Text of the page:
A whole New World of real estate fireworks | South China Morning Post
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A whole New World of real estate fireworks

The real estate group hopes to emerge from the property pack and restyle itself as a major challenger to the biggest players in town

PUBLISHED : Tuesday, 30 October, 2012, 12:00am
UPDATED : Tuesday, 30 October, 2012, 4:25am

Sun Hung Kai Properties and Henderson Land pulled out of sponsorship of the New Year's Eve fireworks last year, creating a headache for the Tourism Board.

But the organisers will not have trouble creating an exciting display this time round, with rival developer New World Development taking over funding of the show. To be called "New Year, New World", the show is a sign to many of the start of a new era for the property market.

New World has ambitions to again become the third-biggest developer in the city.

More strong players should be welcome in the market, which has long been dominated by Cheung Kong (Holdings) and Sun Hung Kai Properties.

New World has a new sales and marketing team, following the retirement of former executive director Stewart Leung Chi-kin early this year. Their first project, The Riverpark in Sha Tin, was launched in June.

The new team is already making a difference. The sales office, which cost HK$50 million to build, has a small theatre to play its television advertisements. The design and decor of the sales office are now on the same level as the other major developers.

Other touches also are telling. Even with a mass residential project, the company provides high-end kitchen appliances. That's not new for the other major developers, but it is for New World. New World is trying to improve its brand image, something that could help it achieve higher selling prices and profit margins.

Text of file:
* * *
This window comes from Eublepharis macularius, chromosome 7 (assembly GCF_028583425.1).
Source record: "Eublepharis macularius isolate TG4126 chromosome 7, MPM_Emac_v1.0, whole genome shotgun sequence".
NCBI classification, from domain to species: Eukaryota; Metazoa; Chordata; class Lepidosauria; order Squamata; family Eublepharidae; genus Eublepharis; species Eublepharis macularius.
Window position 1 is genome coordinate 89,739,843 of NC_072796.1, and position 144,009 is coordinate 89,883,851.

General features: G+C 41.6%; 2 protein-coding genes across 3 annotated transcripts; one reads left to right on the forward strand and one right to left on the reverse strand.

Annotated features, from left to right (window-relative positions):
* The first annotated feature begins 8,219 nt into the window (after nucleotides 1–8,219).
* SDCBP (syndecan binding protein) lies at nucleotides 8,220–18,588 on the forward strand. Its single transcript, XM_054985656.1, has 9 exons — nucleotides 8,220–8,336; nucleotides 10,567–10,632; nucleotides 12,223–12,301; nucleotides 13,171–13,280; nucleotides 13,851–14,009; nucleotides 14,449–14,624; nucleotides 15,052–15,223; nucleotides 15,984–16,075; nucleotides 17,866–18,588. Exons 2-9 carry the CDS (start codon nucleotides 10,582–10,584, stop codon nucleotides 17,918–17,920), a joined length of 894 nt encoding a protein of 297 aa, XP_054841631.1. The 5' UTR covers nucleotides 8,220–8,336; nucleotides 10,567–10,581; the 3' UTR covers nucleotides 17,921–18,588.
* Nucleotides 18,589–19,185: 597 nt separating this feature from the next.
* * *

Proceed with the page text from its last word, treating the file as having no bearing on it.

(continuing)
The changes at New World may be partly due to the fact that the third generation of Cheng Yu-tung's family is more involved in the business. It may also be because the company is aware that housing supply will increase significantly and so will competition in the small-flat market.

Sino Land, for example, is improving building quality and leading the market in the design of clubhouses, which became a major attraction of their projects.

Data from the official "Hong Kong Property Review 2012" report suggest that the new housing supply will grow by 26 per cent next year. About 91 per cent of the flats would be less than 1,076 sq ft, compared with 74 per cent this year. With the supply of small flats set to grow, developers have to package mass residential projects as luxury developments in order to achieve higher prices.

Also, as construction costs continue to rise, developers will have to resist cutting prices to lure buyers, even though supply is increasing. Packaging is their best tool for maintaining a high profit margin and competing with other developers. Advertisements, top-brand appliances and luxury clubhouses can perhaps convince buyers that the flats are value for money.

Henderson Land is the most successful case of a company improving flat quality and running fancy ads to attract buyers in last few years. In 2004, it ditched its old-fashioned marketing strategy of hiring one-time stars to perform in its sales offices and adopted the new approach to promote the Grand Promenade in Sai Wan Ho. The switch helped it grab record-breaking prices for the project, a feat it repeated again and again, reaching a peak five years later with 39 Conduit Road in Mid-Levels.

New World knows that when your competitors are improving, you can't avoid joining in.

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